The staff at nursing homes all throughout the United States are provided guidelines, procedures, and protocols to ensure that no resident acquires a bedsore after admittance to the facility. Unfortunately, due to overcrowding and a lack of training, Registered Nurses, Licensed Practical Nurses and Certified Nursing Assistants often fail to take appropriate measures to detect and manage a bedsore (pressure wound; pressure ulcer; pressure sore; decubitus ulcer) in its initial stage of development. Sadly, the Mount Morris elder abuse attorneys at Rosenfeld Injury Lawyers have handled many cases where residents have suffered life-threatening conditions by a preventable open wound caused by the negligent actions of their caregivers.Pine Crest Manor
Pine Crest Manor is a church-related non-profit 125-certified bed Medicare/Medicaid-approved nursing facility providing services to residents of Mount Morris and Ogle County, Illinois. The facility is located at:
414 S. Wesley Ave.
Mount Morris, Illinois 61054
In addition to providing skilled nursing services, Pine Crest Manor offers physical and occupational therapies, speech-language pathology and restorative nursing.Mount Morris Nursing Home Resident Safety Concerns
Many families review the federal and state nursing home database systems before placing a loved one in a facility to ensure they receive the highest level of health and hygiene care. The sites reflect a history of opened investigations, safety concerns, filed complaints and health violations with results found on numerous sites including Medicare.gov.
Currently, Pine Crest Manor maintains an overall five out of five available star rating in the Medicare comparative star rating summary system. This includes five out of five stars for quality measures, staffing issues, and health inspections. However, our Mount Morris nursing home neglect attorneys have found numerous safety concerns involving this facility that include:
- Failure to Provide Every Resident Proper Treatment to Prevent the Development of a New Pressure Wound or Allowing Existing Pressure Wound to Heal
In a summary statement of deficiencies dated 02/05/2016, a state surveyor made a notation during an annual licensure and certification survey concerning the facility's failure to "identify pressure ulcer before it was an unstageable wound.” In addition, the state investigator noted the facility’s failure to “document weekly measurements and assessments. The facility failed to seek a change in treatments for wounds showing no signs of progress toward healing.”
This investigation involved a resident who was admitted to the facility with “no skin issues” and a requirement for “extensive assistance with two persons for bed mobility and transfers.” The resident’s 07/16/2015 Braden Scale for Predicting Pressure Sore Risk Score revealed they had a score of 16 or “low risk for pressure ulcer”.
A review of the resident’s 08/22/2015 Skin Assessment Form revealed that the resident had “an unstageable wound measuring 2.5 centimeters by 2.3 centimeters with necrotic/eschar (black and dead tissue). The nurse’s notes document the wound is located on the right medial heal.” More than five months later on 02/04/2016, a Licensed Practical Nurse providing the resident care stated that “the new open area was reported to [the facility’s Director of Nurses] and she makes recommendations for treatments.” The Licensed Practical Nurse “could not recall the wound was a blister prior to becoming unstageable.” However, “there was no documentation identifying the area as a blister.”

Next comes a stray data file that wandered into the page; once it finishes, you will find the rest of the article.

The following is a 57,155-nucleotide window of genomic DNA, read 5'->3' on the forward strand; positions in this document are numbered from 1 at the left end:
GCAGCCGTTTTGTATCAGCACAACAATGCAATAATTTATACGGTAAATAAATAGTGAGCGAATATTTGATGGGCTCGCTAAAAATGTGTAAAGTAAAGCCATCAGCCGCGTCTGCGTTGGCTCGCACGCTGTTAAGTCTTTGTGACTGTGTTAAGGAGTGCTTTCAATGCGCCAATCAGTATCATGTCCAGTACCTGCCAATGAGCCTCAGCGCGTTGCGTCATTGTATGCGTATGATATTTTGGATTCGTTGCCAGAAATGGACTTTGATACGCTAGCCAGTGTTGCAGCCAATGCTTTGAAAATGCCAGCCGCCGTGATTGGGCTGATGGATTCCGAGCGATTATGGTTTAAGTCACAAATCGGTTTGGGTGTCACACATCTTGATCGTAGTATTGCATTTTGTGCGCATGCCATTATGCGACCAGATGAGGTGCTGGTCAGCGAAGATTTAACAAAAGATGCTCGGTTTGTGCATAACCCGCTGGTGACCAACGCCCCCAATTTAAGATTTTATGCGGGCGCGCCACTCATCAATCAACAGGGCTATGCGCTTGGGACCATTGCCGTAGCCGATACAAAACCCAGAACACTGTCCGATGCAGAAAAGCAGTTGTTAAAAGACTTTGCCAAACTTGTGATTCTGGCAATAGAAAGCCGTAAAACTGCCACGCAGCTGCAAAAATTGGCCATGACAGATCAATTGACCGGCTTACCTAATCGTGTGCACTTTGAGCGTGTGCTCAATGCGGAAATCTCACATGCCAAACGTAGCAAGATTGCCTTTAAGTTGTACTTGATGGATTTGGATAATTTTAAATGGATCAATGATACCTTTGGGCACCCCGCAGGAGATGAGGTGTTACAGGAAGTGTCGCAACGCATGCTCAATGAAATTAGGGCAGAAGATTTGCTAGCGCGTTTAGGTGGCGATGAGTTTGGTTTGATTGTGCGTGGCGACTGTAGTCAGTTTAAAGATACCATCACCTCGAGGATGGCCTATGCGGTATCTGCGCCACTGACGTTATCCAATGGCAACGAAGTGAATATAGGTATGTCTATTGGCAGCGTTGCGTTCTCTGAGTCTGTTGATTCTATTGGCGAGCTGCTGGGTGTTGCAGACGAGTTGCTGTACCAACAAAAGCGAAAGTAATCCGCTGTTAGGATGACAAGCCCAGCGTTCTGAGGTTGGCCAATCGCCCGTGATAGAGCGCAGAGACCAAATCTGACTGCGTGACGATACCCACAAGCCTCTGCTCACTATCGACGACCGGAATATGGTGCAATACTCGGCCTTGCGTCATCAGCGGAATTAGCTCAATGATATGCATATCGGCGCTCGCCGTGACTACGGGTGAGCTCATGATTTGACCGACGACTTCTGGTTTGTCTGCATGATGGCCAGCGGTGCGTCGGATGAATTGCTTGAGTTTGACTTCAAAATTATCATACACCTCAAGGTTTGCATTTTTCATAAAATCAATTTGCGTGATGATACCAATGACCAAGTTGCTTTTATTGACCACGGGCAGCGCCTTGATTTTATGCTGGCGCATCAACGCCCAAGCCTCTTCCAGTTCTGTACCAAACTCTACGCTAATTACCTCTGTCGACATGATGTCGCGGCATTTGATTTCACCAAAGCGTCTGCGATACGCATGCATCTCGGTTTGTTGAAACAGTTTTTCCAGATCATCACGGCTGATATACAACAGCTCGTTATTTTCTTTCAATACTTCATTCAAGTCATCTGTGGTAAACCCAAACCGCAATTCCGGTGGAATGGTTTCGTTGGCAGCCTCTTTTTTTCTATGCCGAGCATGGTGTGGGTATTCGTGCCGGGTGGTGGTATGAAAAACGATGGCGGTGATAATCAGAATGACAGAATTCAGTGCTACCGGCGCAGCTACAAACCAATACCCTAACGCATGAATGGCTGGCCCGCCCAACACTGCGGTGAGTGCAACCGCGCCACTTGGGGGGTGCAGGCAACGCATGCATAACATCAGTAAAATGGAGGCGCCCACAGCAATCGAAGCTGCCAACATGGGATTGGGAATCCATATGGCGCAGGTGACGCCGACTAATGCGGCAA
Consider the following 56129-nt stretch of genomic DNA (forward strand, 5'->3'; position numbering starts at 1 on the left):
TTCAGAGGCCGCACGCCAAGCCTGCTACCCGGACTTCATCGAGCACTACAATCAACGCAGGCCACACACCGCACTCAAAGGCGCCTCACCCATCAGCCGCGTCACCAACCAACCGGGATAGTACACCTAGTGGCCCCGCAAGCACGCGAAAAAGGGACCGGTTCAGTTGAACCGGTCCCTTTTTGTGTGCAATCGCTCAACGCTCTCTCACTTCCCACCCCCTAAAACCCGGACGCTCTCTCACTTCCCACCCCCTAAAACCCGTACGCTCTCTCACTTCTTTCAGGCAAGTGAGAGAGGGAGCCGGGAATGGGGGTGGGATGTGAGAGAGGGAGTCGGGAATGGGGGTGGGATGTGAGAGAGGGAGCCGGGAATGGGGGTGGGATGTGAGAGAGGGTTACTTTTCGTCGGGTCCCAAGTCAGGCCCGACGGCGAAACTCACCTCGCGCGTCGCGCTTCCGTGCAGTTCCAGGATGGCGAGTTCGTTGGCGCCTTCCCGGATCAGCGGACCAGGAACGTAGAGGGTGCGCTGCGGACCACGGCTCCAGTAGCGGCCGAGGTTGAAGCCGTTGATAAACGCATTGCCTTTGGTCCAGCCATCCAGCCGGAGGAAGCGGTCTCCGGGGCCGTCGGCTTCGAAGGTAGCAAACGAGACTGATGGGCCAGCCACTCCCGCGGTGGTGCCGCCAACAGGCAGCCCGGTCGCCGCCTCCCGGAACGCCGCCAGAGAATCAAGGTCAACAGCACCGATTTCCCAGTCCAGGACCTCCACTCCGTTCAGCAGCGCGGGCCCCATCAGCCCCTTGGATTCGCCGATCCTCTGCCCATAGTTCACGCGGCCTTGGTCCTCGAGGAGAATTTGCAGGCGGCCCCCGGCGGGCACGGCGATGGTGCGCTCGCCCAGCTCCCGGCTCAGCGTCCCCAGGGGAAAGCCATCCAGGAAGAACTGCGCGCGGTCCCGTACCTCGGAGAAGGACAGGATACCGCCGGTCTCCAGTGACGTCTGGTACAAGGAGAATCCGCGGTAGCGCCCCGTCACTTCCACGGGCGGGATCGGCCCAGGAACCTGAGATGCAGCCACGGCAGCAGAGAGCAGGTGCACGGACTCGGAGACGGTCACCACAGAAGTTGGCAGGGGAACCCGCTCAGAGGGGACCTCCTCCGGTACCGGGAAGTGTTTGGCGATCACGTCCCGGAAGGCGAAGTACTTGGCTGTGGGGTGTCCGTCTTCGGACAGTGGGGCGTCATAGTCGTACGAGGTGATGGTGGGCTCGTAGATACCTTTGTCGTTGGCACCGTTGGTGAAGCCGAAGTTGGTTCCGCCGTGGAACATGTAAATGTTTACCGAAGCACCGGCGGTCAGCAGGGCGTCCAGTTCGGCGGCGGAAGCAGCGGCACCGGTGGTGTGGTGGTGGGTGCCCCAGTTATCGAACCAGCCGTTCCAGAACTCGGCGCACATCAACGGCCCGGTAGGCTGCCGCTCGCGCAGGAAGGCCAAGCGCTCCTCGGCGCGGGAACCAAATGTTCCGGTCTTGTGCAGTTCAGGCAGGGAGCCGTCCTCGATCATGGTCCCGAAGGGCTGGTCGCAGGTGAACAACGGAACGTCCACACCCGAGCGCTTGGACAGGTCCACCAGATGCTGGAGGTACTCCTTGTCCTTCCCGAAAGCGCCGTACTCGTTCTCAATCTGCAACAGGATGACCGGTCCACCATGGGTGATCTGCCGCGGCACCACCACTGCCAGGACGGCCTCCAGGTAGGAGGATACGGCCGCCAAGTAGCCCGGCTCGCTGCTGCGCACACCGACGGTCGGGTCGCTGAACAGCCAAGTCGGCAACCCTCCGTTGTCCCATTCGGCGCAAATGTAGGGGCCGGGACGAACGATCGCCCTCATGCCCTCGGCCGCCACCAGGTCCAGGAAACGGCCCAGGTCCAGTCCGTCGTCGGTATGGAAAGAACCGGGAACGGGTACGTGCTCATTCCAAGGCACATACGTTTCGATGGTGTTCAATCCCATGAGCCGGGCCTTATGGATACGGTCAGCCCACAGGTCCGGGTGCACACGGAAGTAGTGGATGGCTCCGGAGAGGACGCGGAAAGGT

The investigation noted that the 10/16/2015 Weekly Wound Assessments document that the resident’s “wound remains at 2.5 centimeters by 2.0 centimeters and is blackened. The next skin assessment occurred on 11/06/2015 and documented that the staff was “unable to measure wound.” While the 11/21/2015 Assessment of the wound says that the measurements are unknown but “approximately a little smaller than the size of a quarter” the December 6 and 11th assessments do not document measurements. By 12/19/2015, the skin assessment documents the wound to “be 3.0 centimeters around.”
During an interview with the nurse at 9:00 AM on 02/04/2016, it was stated that “if a wound is not healing or showing signs of improvement, she would notify the doctor, otherwise the doctor does not assess the wounds unless the staff request.” The nurse also said that “when the wound first appeared it was flat with the skin and blackened.” The nursing staff at Pine Crest Manor failed to follow established state and federal nursing home protocols and the facility’s undated policy titled: Pressure Ulcer Prevention Policy that reads in part:
“The goal to ensure that a resident who was admitted to the facility without a pressure ulcer does not develop a pressure ulcer, and a resident who has a pressure ulcer receives care and services to promote healing. Evaluation of treatment regimens for existing pressure ulcers for effectiveness/response and any recommendations for treatment regimen changes shall occur at least monthly.”
If your loved one has suffered injury or a wrongful death caused by a preventable pressure sore while residing in any Illinois nursing facility, including Pine Crest Manor, Rosenfeld Injury Lawyers can take legal action against all those that cause their harm. Our Ogle County elder abuse attorneys can handle every aspect of obtaining the financial compensation your loved one and family deserves for your damages.
Call our Mount Morris Illinois nursing home abuse law firm at (888) 424-5757 today to speak with our attorneys about all of your legal options. In addition to providing free case evaluations, we accept all personal injury cases for compensation through contingency fee agreements to avoid the need of paying an upfront fee.